unaware of their habit. This also links to the development when a human is at the infancy stage which
is the age of 0-2. Freud theory has been broken down into smaller groups which divide how infant
seek pleasure by biting, crying, eating, screaming and thumb sucking (Berk, 2009). In my situation I
was only breastfed for a month after that I was drinking formula out of a bottle limiting my oral fixation.
Freud believed that if oral pleasure is not as required by the infant or it has received too much oral
pleasure such as sucking on a thumb for long periods of time, it can cause oral obsessions in the later
stages in life such as drinking alcohol, smoking cigarettes, eating more for a period of time, constant
talker and nail-biting. Freud also believed that if you are not able to look after your oral fixation, it can
lead to more anger problems depending on a situation. Instead of fighting against my cravings I
alternatively have maintained them.

Thirdly cognitive domain of human development is about the development of the mind how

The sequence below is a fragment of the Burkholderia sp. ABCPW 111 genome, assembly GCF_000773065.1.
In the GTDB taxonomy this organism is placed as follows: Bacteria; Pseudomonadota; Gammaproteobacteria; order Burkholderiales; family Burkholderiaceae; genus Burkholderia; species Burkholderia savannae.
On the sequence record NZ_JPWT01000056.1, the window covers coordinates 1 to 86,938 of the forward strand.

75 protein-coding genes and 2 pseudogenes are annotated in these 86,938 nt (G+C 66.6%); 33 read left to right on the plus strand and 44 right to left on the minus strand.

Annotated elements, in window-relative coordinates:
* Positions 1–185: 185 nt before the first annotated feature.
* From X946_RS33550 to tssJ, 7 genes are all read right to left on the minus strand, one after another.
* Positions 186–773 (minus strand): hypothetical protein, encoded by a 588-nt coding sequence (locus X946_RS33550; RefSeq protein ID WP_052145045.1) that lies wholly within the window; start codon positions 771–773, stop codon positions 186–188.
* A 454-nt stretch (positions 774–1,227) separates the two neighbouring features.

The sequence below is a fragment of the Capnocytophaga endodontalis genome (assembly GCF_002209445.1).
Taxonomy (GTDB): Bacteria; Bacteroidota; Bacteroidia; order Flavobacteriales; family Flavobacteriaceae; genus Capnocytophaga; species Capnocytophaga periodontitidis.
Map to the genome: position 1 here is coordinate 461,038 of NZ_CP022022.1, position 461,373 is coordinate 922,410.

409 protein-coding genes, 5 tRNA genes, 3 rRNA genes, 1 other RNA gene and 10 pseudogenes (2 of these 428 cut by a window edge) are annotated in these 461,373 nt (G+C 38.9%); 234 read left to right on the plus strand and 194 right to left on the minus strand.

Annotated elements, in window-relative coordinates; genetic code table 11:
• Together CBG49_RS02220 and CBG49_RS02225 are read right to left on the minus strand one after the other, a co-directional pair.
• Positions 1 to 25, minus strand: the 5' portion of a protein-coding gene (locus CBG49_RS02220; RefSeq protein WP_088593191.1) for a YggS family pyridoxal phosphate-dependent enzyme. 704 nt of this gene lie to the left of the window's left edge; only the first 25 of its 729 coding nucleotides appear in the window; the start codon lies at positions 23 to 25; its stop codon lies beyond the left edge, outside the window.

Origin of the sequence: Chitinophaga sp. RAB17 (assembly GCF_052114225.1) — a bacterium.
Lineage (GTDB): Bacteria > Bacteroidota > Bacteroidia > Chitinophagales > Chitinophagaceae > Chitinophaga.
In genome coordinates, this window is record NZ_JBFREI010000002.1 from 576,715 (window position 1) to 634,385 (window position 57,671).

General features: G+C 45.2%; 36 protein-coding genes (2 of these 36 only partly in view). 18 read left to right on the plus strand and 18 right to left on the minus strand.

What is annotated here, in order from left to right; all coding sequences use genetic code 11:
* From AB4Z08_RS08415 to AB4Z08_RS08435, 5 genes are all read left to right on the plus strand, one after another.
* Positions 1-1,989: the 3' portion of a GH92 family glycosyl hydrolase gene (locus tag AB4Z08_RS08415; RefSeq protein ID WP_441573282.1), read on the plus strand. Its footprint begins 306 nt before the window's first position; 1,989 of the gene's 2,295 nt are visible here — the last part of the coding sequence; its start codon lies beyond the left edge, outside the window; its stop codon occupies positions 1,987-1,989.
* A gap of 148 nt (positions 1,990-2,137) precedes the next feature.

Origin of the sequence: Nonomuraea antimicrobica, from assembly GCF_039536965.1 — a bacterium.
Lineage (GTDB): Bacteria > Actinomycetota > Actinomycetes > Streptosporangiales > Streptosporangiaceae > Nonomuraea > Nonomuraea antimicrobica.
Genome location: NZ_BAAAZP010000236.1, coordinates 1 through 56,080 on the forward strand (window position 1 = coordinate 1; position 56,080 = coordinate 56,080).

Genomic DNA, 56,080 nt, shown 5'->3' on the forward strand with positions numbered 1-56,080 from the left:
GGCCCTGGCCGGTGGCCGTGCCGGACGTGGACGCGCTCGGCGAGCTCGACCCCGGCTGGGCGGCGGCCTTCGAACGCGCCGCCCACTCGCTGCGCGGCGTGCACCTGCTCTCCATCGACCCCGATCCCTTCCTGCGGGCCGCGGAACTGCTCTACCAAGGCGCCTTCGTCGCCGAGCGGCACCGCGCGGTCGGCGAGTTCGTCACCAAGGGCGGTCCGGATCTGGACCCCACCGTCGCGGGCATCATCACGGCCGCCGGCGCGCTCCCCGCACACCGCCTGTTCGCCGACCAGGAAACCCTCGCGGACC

we think and remember things. The cognitive domain of a human being is the mind, thinking skills,
and how they see the world. It also looks at how well they remember things, languages they can
speak and decision-making skills they hold (Benson, 2011). An example of cognitive development is
the infancy stage aged 0-2 years of age is when my mother used to tell me I would enjoy looking at
people’s faces. Sigmund Freud explains that newborns visual abilities are fine-tuned for eye contact.
They recognise faces and prefer to look at faces over any other object (Shaw S, Haxell A and
Weblemoe T 2012). This also links to memory as well because babies are able to recognise their
parents just by looking at their face. Another example I learned when I was in the early childhood
stages ages 2-5 years of age was when I started primarily at age 5. I was quite scared to start primary
school because this meant I was going to be left unsupervised without my father longer than I had
expected. The child’s reaction would be that they are going to cry once my father had let go of my
hand and left the classroom. A theorist to use would be Jean Piaget he was developing theories that
were broken down into stages using cognitive development. According to Piaget children don’t